Text neck is a new age injury, in other words it is not your grandmas disorder. While Text neck may not be an official medical diagnosis, it is still a growing term commonly used for a repetitive stress injury where excessive texting or use of a mobile device in general is believed to be the primary cause.
A doctor or other medical professional typically identifies text neck pain after a physical exam and patient history is taken to include a review of their symptoms.
Common Symptoms Associated With
Text neck symptoms commonly include one or more of the following:
Pain in the neck, upper back and/or shoulder :This pain may be located in one specific spot and feel intense or stabbing, or it may be a general achiness and soreness that covers a broader region, such as spanning from the bottom of the neck and into the shoulder(s).
Forward head posture and rounded shoulders: Muscles in the neck, chest, and upper back can become de-conditioned and imbalanced due to prolonged forward head posture. This de-conditioning can make it difficult to maintain good posture with the ears directly over the shoulders.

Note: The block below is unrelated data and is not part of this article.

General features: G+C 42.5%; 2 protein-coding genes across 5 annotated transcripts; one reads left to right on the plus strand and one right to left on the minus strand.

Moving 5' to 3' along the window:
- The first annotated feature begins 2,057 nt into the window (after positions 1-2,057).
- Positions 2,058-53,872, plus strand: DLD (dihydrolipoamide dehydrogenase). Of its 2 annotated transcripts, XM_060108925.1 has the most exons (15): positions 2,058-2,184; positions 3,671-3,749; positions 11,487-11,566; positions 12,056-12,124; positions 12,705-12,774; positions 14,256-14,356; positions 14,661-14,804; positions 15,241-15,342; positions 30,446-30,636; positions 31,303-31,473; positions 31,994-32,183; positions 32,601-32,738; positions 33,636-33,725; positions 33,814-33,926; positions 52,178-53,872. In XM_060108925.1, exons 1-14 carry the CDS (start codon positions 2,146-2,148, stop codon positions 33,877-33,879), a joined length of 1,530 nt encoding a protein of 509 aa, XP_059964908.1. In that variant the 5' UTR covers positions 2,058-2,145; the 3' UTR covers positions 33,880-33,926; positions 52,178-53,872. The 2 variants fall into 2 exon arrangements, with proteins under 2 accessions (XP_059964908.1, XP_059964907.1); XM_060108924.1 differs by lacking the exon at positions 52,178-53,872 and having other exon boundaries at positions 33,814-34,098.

Severe Symptoms Associated With Text Neck
Some other symptoms/risks where the prolonged forward head tilting of text neck may play a contributing role include:
Cervical radiculopathy: Symptoms of electric shock-like pain, pins-and-needles tingling, numbness, and/or weakness may radiate from the neck down into the shoulder, arm, and/or hand. Cervical radiculopathy can occur when a cervical nerve root becomes irritated or compressed, such as from spinal changes related to degenerative disc disease or osteoarthritis. Severe cases of text neck may accelerate or worsen this process
Treatment and Preventative Measures
Chiropractic Treatment: Chiropractors are the most qualified doctors in the medical field to correct text neck and its problems. Since text neck is caused by misalignment of the vertebrae in the neck (cervical spine) it is only natural to go to a chiropractor that is trained to make sure the vertebrae in your spine are correctly aligned and that you are getting the proper treatment.
Raise the phone: Move the phone (and other devices) up closer to eye level so the head does not have to be tilted forward.
Take frequent breaks: Spend some time away from the phone—or any type of head-forward posture. If needed, use an alarm or app to set automatic reminders to take breaks from handheld devices.
Stand up straight: Good posture, with the chin tucked in and shoulders pulled back, keeps the body aligned in a neutral position.